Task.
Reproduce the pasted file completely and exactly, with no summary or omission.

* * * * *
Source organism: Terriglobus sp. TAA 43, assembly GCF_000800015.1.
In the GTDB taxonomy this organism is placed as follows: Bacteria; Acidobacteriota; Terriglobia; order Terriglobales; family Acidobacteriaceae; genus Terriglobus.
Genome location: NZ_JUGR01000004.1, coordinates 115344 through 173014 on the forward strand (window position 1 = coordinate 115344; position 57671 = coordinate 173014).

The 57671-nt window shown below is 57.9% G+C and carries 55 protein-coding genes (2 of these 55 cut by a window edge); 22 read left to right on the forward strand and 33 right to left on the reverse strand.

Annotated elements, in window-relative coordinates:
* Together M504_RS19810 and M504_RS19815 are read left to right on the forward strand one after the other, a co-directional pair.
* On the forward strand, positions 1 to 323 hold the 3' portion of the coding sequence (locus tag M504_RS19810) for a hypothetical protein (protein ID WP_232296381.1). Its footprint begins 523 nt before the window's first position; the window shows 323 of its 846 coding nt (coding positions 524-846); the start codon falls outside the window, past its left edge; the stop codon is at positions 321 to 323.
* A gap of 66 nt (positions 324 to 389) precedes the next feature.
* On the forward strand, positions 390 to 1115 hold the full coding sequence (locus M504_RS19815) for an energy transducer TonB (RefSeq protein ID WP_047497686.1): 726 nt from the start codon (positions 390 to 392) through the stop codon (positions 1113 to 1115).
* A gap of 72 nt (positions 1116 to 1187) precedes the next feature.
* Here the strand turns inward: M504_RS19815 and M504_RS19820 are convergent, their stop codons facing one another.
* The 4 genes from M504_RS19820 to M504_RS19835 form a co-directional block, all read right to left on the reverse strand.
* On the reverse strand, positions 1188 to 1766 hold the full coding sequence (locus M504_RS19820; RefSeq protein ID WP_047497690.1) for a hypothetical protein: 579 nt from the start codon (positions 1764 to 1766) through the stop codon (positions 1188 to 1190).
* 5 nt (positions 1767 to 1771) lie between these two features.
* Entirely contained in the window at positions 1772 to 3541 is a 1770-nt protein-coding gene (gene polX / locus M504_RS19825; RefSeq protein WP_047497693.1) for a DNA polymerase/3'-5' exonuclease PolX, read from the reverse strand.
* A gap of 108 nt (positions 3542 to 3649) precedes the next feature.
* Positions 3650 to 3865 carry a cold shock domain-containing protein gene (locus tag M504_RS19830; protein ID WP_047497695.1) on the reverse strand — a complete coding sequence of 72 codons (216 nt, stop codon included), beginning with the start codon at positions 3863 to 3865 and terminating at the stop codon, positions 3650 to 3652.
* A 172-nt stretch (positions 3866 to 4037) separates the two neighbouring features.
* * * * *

Source organism: Terriglobus sp. TAA 43, assembly GCF_000800015.1.
In the GTDB taxonomy this organism is placed as follows: Bacteria; Acidobacteriota; Terriglobia; order Terriglobales; family Acidobacteriaceae; genus Terriglobus.
Genome location: NZ_JUGR01000004.1, coordinates 115344 through 173014 on the forward strand (window position 1 = coordinate 115344; position 57671 = coordinate 173014).

The 57671-nt window shown below is 57.9% G+C and carries 55 protein-coding genes (2 of these 55 cut by a window edge); 22 read left to right on the forward strand and 33 right to left on the reverse strand.

Annotated elements, in window-relative coordinates:
* Together M504_RS19810 and M504_RS19815 are read left to right on the forward strand one after the other, a co-directional pair.
* On the forward strand, positions 1 to 323 hold the 3' portion of the coding sequence (locus tag M504_RS19810) for a hypothetical protein (protein ID WP_232296381.1). Its footprint begins 523 nt before the window's first position; the window shows 323 of its 846 coding nt (coding positions 524-846); the start codon falls outside the window, past its left edge; the stop codon is at positions 321 to 323.
* A gap of 66 nt (positions 324 to 389) precedes the next feature.
* On the forward strand, positions 390 to 1115 hold the full coding sequence (locus M504_RS19815) for an energy transducer TonB (RefSeq protein ID WP_047497686.1): 726 nt from the start codon (positions 390 to 392) through the stop codon (positions 1113 to 1115).
* A gap of 72 nt (positions 1116 to 1187) precedes the next feature.
* Here the strand turns inward: M504_RS19815 and M504_RS19820 are convergent, their stop codons facing one another.
* The 4 genes from M504_RS19820 to M504_RS19835 form a co-directional block, all read right to left on the reverse strand.
* On the reverse strand, positions 1188 to 1766 hold the full coding sequence (locus M504_RS19820; RefSeq protein ID WP_047497690.1) for a hypothetical protein: 579 nt from the start codon (positions 1764 to 1766) through the stop codon (positions 1188 to 1190).
* 5 nt (positions 1767 to 1771) lie between these two features.
* Entirely contained in the window at positions 1772 to 3541 is a 1770-nt protein-coding gene (gene polX / locus M504_RS19825; RefSeq protein WP_047497693.1) for a DNA polymerase/3'-5' exonuclease PolX, read from the reverse strand.
* A gap of 108 nt (positions 3542 to 3649) precedes the next feature.
* Positions 3650 to 3865 carry a cold shock domain-containing protein gene (locus tag M504_RS19830; protein ID WP_047497695.1) on the reverse strand — a complete coding sequence of 72 codons (216 nt, stop codon included), beginning with the start codon at positions 3863 to 3865 and terminating at the stop codon, positions 3650 to 3652.
* A 172-nt stretch (positions 3866 to 4037) separates the two neighbouring features.